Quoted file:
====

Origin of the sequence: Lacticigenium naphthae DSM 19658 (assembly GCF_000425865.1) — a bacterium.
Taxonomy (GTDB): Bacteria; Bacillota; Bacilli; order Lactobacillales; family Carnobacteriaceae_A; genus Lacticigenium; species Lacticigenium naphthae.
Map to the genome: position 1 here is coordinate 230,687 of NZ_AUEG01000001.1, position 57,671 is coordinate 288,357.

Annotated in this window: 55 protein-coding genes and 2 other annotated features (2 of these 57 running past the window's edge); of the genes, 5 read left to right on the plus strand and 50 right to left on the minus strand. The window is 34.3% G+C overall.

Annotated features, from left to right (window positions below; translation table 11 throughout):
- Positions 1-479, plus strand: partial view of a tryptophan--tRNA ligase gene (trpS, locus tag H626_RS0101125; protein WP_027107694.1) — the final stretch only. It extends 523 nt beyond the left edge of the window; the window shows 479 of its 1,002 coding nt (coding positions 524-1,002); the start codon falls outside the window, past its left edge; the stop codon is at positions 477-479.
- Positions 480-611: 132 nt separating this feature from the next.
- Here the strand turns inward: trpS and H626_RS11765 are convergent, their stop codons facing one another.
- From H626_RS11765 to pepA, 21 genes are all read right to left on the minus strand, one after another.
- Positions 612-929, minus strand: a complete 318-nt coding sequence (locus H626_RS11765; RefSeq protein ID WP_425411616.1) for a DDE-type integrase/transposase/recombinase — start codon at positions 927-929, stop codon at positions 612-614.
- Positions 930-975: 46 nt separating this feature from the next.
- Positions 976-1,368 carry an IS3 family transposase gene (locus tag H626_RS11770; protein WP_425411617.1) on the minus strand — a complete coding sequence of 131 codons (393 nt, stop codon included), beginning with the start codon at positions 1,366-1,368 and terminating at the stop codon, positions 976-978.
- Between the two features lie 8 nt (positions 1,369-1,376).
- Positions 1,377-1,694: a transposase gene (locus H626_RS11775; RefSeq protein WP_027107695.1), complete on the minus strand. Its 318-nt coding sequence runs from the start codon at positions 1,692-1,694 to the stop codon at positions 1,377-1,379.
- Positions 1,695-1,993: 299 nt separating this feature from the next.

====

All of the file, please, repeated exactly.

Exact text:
Origin of the sequence: Lacticigenium naphthae DSM 19658 (assembly GCF_000425865.1) — a bacterium.
Taxonomy (GTDB): Bacteria; Bacillota; Bacilli; order Lactobacillales; family Carnobacteriaceae_A; genus Lacticigenium; species Lacticigenium naphthae.
Map to the genome: position 1 here is coordinate 230,687 of NZ_AUEG01000001.1, position 57,671 is coordinate 288,357.

Annotated in this window: 55 protein-coding genes and 2 other annotated features (2 of these 57 running past the window's edge); of the genes, 5 read left to right on the plus strand and 50 right to left on the minus strand. The window is 34.3% G+C overall.

Annotated features, from left to right (window positions below; translation table 11 throughout):
- Positions 1-479, plus strand: partial view of a tryptophan--tRNA ligase gene (trpS, locus tag H626_RS0101125; protein WP_027107694.1) — the final stretch only. It extends 523 nt beyond the left edge of the window; the window shows 479 of its 1,002 coding nt (coding positions 524-1,002); the start codon falls outside the window, past its left edge; the stop codon is at positions 477-479.
- Positions 480-611: 132 nt separating this feature from the next.
- Here the strand turns inward: trpS and H626_RS11765 are convergent, their stop codons facing one another.
- From H626_RS11765 to pepA, 21 genes are all read right to left on the minus strand, one after another.
- Positions 612-929, minus strand: a complete 318-nt coding sequence (locus H626_RS11765; RefSeq protein ID WP_425411616.1) for a DDE-type integrase/transposase/recombinase — start codon at positions 927-929, stop codon at positions 612-614.
- Positions 930-975: 46 nt separating this feature from the next.
- Positions 976-1,368 carry an IS3 family transposase gene (locus tag H626_RS11770; protein WP_425411617.1) on the minus strand — a complete coding sequence of 131 codons (393 nt, stop codon included), beginning with the start codon at positions 1,366-1,368 and terminating at the stop codon, positions 976-978.
- Between the two features lie 8 nt (positions 1,369-1,376).
- Positions 1,377-1,694: a transposase gene (locus H626_RS11775; RefSeq protein WP_027107695.1), complete on the minus strand. Its 318-nt coding sequence runs from the start codon at positions 1,692-1,694 to the stop codon at positions 1,377-1,379.
- Positions 1,695-1,993: 299 nt separating this feature from the next.